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Where does the memory of our ancestors go? What if each of us secretly continued to carry it within ourselves? Is the history of women doomed to repeat itself?
It is in a cloud of mysticism, symbolism and magic, rooted in North African culture that Sarah El Hamed addresses the issue of transmission and the status of women. Like a cycle, the struggle of women has travelled through time and generations.
The film opens by inviting us to an unreal and atmospheric space and time in the middle of a palace, carried by the deep and penetrating voice of Sarah. She embodies a mistress of ceremony, bringing together a circle of women for a ritual, in an ethereal setting. Each one represents a natural element: fire, water, air, earth and ether: the elements of alchemy.
The mistress of ceremonies then appears in the middle of a patio open to the sky, entwined with the qardoun. The ribbon that initially represents ties quickly turns into a chain of detention. Manipulated, this woman foreshadows distress.
The rhythm of the film accelerates plunging us into an infernal cycle of reminiscences. Painful and trying images follow each other: cries of fear, a woman in a cage, a woman underground, a burnt woman. The equally poignant images implicitly evoke the suffering endured by women in History: girls buried alive, witches burned alive.
“The ‘qardoun’, this exclusively female object, evokes moments of female complicity shared between mother, daughters and sisters”
The ritual continues in order to break this cycle of History. Liberated, women become aware of their power and unite their strength by means of alchemy. By contrast, dark images give way to brighter images. “From shadow to light, from nothingness to life, the woman of today”.
Through unity and solidarity, they manage to transcend their condition. The film closes with the image of young women brought together, forming a goddess with many heads, a woman with many faces.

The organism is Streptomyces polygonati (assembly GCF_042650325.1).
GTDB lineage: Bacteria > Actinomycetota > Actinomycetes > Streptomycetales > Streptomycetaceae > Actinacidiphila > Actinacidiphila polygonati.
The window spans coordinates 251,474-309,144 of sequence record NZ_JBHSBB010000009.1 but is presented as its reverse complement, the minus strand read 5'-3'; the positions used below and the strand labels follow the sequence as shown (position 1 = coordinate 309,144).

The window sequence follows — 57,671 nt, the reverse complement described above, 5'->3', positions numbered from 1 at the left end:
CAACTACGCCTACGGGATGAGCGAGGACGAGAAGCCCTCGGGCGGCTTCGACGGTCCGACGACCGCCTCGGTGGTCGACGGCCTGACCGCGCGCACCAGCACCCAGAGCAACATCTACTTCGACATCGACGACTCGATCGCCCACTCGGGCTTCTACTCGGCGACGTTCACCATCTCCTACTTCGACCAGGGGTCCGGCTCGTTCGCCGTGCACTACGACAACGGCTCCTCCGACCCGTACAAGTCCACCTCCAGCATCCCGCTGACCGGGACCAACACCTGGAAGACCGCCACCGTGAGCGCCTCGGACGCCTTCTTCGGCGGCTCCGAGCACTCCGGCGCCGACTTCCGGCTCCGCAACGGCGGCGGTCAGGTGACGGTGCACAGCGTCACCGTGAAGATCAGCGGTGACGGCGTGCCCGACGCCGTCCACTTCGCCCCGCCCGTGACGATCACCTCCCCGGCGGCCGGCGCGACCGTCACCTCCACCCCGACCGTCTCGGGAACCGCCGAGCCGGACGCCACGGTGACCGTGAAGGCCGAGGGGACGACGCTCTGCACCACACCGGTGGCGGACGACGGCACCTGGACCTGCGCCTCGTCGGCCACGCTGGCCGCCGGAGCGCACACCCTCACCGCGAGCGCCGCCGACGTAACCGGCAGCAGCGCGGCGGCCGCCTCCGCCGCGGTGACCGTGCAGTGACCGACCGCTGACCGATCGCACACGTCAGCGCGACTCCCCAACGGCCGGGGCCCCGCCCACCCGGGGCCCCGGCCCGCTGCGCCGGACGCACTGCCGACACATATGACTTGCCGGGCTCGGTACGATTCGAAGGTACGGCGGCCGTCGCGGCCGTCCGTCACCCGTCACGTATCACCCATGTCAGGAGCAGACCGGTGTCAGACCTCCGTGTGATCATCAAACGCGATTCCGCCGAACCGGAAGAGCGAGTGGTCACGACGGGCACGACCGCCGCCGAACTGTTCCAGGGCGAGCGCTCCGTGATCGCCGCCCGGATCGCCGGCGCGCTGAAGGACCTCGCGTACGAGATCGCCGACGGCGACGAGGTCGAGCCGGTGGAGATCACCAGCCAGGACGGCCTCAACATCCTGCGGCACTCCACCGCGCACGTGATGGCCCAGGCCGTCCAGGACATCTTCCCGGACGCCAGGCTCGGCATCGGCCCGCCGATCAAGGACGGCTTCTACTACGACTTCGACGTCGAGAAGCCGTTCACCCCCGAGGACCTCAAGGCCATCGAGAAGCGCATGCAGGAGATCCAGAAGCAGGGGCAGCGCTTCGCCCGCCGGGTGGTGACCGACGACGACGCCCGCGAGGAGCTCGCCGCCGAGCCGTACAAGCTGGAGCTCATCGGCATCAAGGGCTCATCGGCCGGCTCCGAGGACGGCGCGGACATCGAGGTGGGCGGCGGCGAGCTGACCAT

The short film revolves around the metaphorical object of the qardoun: the ribbon made of Berber fabric used by Algerian girls to smooth their hair and make it silkier. This exclusively female object evokes moments of female complicity shared between mother, daughters and sisters.
On the other hand, it can also be seen as a tool of order, used to discipline the naturally curly North African hair in order to meet Western beauty standards. Thus, it echoes both the beauty and the suffering of female existence.
In a current context where violence and injustice against women is denounced across the world, the work of Sarah El Hamed is particularly poignant. The film won two awards this year, that of the Toronto International Women Film Festival in Canada and that of the White Uncorn in India. It has also been shortlisted seven times at international festivals including the Arab Women Film Festival.
In this short film, Sarah El Hamed reveals all her talent as a performer. In her artistic practice, she explores several means of expression such as oral poetry, photography, installation or urban intervention. Originally from Algeria, she draws much of her inspiration from ancestral traditions, symbols and rituals of her North African heritage.
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